Mei hits us with an octopus that I really, really like. It resounds with flavors of coconut, avocado, and fish sauce. It is deep. The only flaw is that maybe it is a bit over done. The over cooking made it kind of crunchy and she could easily have been cooking it to that point on purpose. Second course from her is a congee, with peanuts, carnitas, egg yolk, and hot sauce. It is so f----ing delicious. Like stylized comfort food that you just want to eat all the time. Comfort food, when perfect, is perhaps the hardest food to cook, because it is by definition food you are very familiar with, resulting in people having a lot of preconceived notions about it. This congee would have silenced all critics on congee. It was that good.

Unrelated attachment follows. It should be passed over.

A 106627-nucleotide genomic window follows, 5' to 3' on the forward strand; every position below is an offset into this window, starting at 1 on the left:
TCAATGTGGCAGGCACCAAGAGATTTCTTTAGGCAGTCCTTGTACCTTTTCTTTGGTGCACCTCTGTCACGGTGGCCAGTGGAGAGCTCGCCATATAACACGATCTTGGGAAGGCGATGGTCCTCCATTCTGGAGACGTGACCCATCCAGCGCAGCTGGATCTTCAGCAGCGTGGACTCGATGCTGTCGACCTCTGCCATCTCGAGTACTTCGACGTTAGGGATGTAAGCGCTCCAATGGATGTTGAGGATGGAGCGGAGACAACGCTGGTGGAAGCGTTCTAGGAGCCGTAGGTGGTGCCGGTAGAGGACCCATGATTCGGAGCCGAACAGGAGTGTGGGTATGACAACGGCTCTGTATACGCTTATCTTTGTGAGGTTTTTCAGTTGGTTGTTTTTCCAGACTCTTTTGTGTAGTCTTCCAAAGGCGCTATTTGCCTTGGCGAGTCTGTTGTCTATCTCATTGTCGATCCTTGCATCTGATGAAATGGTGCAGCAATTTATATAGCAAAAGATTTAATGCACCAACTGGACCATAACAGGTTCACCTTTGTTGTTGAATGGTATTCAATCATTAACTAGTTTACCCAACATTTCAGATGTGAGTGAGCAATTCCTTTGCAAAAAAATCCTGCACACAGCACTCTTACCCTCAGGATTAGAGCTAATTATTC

Mei is gliding through this meal. She has palpable confidence, but is still a nicely soft-spoken leader. In my years of watching people lead kitchens, I have always been more taken with the allegiance that soft-spoken leaders cultivate in their staffs. Her third course is a duck course, and like the congee, she has cooked duck at least twice this season, but in entirely different ways. This duck has kimchi, braised lettuce, and huitlacoche on the plate. Huitlacoche is corn smut, a term I just yelled in a coffee shop, making everyone uncomfortable. It is a good plate, but my refrain about duck skin continues. It was a bit chewy. All in all, the dish just was texturally challenged. It needed a crunchy texture. But it was good still. Her last is her version of yogurt dippin’ dots with strawberry-lime curd, milk crumble, and stuff. It was blow-you-away amazing. Very complex, but very successful. Tom says it is the best dessert on Top Chef he has ever had, and I definitely concur, though he has tasted many more than I have. The toasted yogurt base was amazing.